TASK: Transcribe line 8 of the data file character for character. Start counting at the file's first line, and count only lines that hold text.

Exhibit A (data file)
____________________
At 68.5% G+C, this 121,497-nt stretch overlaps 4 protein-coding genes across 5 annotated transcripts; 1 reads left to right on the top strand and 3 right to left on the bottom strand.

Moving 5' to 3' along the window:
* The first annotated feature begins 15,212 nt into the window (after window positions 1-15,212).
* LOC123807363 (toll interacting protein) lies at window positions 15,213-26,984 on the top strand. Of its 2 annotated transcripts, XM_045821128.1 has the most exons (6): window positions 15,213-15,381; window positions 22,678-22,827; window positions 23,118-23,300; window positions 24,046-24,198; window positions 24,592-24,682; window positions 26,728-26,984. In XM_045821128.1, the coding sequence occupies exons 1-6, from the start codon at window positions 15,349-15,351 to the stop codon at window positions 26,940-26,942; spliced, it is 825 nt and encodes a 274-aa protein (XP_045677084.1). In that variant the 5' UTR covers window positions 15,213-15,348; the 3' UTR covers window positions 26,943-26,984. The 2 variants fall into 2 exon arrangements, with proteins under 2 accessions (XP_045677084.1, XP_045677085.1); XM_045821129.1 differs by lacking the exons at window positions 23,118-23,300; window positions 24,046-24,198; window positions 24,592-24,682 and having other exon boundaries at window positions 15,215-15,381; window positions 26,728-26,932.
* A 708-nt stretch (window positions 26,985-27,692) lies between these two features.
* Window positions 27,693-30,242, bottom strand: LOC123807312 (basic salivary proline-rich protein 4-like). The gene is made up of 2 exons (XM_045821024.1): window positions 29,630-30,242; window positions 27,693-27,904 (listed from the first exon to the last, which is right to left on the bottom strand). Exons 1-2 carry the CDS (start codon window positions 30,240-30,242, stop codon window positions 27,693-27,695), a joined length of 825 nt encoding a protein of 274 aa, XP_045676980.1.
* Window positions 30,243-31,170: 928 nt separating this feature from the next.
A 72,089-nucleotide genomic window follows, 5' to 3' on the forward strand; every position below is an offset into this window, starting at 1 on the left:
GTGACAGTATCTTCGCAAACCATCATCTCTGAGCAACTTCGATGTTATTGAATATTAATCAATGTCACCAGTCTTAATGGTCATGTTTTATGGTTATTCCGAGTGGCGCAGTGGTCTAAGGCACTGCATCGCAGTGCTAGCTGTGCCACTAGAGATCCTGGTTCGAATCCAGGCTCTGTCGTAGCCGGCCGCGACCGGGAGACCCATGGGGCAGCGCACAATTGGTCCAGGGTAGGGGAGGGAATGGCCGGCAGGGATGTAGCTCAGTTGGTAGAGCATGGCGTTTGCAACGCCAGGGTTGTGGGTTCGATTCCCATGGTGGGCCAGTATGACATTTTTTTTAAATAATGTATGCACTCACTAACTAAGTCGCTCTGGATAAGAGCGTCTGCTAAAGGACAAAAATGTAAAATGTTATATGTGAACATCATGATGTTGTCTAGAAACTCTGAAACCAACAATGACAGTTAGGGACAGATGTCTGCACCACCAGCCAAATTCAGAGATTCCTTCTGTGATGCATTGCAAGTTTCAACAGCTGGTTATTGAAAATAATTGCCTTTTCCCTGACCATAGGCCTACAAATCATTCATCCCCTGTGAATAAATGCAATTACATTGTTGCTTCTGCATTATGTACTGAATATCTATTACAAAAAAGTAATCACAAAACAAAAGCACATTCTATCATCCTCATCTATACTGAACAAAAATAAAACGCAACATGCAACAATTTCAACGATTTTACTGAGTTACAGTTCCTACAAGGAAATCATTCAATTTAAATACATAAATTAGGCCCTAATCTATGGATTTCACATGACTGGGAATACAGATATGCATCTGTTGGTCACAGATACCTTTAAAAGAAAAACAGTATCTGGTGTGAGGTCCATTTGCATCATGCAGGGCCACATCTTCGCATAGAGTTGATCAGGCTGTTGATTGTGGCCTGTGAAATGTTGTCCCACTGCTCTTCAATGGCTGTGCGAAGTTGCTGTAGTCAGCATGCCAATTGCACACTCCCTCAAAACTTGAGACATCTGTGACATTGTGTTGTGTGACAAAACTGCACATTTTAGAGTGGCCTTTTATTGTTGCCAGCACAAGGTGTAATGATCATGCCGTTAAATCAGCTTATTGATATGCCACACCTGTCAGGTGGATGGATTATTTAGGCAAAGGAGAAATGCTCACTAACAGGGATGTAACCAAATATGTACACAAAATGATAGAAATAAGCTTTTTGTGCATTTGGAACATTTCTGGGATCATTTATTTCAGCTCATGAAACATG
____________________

A 72,089-nucleotide genomic window follows, 5' to 3' on the forward strand; every position below is an offset into this window, starting at 1 on the left: